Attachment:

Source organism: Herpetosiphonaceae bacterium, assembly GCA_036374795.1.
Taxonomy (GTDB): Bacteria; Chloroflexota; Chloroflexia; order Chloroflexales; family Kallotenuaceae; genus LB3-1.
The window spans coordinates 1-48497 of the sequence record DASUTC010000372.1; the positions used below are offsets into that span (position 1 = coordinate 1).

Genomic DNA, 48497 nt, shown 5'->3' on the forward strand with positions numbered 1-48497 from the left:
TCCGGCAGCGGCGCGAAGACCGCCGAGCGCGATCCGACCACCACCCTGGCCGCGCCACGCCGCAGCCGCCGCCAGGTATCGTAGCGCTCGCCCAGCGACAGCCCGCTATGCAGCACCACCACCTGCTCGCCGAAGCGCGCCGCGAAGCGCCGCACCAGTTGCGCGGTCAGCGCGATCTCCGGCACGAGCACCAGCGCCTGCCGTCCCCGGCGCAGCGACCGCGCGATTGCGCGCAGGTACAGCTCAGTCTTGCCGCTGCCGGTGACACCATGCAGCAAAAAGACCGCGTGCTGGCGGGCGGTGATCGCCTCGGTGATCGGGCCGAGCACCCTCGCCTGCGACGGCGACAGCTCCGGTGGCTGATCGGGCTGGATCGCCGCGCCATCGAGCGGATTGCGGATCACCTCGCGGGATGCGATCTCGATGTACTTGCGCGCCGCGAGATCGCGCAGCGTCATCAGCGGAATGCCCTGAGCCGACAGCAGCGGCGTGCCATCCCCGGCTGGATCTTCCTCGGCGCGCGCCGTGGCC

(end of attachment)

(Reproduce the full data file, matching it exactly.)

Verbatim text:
Source organism: Herpetosiphonaceae bacterium, assembly GCA_036374795.1.
Taxonomy (GTDB): Bacteria; Chloroflexota; Chloroflexia; order Chloroflexales; family Kallotenuaceae; genus LB3-1.
The window spans coordinates 1-48497 of the sequence record DASUTC010000372.1; the positions used below are offsets into that span (position 1 = coordinate 1).

Genomic DNA, 48497 nt, shown 5'->3' on the forward strand with positions numbered 1-48497 from the left:
TCCGGCAGCGGCGCGAAGACCGCCGAGCGCGATCCGACCACCACCCTGGCCGCGCCACGCCGCAGCCGCCGCCAGGTATCGTAGCGCTCGCCCAGCGACAGCCCGCTATGCAGCACCACCACCTGCTCGCCGAAGCGCGCCGCGAAGCGCCGCACCAGTTGCGCGGTCAGCGCGATCTCCGGCACGAGCACCAGCGCCTGCCGTCCCCGGCGCAGCGACCGCGCGATTGCGCGCAGGTACAGCTCAGTCTTGCCGCTGCCGGTGACACCATGCAGCAAAAAGACCGCGTGCTGGCGGGCGGTGATCGCCTCGGTGATCGGGCCGAGCACCCTCGCCTGCGACGGCGACAGCTCCGGTGGCTGATCGGGCTGGATCGCCGCGCCATCGAGCGGATTGCGGATCACCTCGCGGGATGCGATCTCGATGTACTTGCGCGCCGCGAGATCGCGCAGCGTCATCAGCGGAATGCCCTGAGCCGACAGCAGCGGCGTGCCATCCCCGGCTGGATCTTCCTCGGCGCGCGCCGTGGCC